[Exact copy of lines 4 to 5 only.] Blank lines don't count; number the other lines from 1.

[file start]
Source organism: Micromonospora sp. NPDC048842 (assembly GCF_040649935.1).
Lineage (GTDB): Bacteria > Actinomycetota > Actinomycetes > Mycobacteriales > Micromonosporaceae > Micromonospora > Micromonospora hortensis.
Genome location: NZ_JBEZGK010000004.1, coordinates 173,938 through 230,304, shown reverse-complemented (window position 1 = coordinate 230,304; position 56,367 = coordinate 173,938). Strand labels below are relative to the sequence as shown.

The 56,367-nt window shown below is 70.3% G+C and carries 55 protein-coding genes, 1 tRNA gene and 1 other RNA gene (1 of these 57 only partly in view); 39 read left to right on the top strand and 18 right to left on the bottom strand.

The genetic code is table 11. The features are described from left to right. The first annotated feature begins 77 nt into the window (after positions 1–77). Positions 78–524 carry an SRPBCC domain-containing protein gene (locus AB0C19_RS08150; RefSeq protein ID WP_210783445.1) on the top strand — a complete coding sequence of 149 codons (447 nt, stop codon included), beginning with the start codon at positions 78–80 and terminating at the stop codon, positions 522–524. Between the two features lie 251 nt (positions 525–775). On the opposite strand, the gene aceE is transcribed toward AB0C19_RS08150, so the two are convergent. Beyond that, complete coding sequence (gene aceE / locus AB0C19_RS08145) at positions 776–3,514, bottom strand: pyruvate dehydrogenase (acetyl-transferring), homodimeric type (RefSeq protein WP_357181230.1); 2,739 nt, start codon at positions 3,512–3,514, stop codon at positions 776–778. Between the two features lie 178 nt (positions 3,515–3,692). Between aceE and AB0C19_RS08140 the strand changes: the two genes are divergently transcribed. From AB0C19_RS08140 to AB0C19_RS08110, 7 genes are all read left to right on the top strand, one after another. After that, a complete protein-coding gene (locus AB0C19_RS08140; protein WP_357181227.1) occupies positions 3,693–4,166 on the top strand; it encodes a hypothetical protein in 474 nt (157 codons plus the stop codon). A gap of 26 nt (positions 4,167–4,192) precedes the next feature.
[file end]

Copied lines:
The 56,367-nt window shown below is 70.3% G+C and carries 55 protein-coding genes, 1 tRNA gene and 1 other RNA gene (1 of these 57 only partly in view); 39 read left to right on the top strand and 18 right to left on the bottom strand.

The genetic code is table 11. The features are described from left to right. The first annotated feature begins 77 nt into the window (after positions 1–77). Positions 78–524 carry an SRPBCC domain-containing protein gene (locus AB0C19_RS08150; RefSeq protein ID WP_210783445.1) on the top strand — a complete coding sequence of 149 codons (447 nt, stop codon included), beginning with the start codon at positions 78–80 and terminating at the stop codon, positions 522–524. Between the two features lie 251 nt (positions 525–775). On the opposite strand, the gene aceE is transcribed toward AB0C19_RS08150, so the two are convergent. Beyond that, complete coding sequence (gene aceE / locus AB0C19_RS08145) at positions 776–3,514, bottom strand: pyruvate dehydrogenase (acetyl-transferring), homodimeric type (RefSeq protein WP_357181230.1); 2,739 nt, start codon at positions 3,512–3,514, stop codon at positions 776–778. Between the two features lie 178 nt (positions 3,515–3,692). Between aceE and AB0C19_RS08140 the strand changes: the two genes are divergently transcribed. From AB0C19_RS08140 to AB0C19_RS08110, 7 genes are all read left to right on the top strand, one after another. After that, a complete protein-coding gene (locus AB0C19_RS08140; protein WP_357181227.1) occupies positions 3,693–4,166 on the top strand; it encodes a hypothetical protein in 474 nt (157 codons plus the stop codon). A gap of 26 nt (positions 4,167–4,192) precedes the next feature.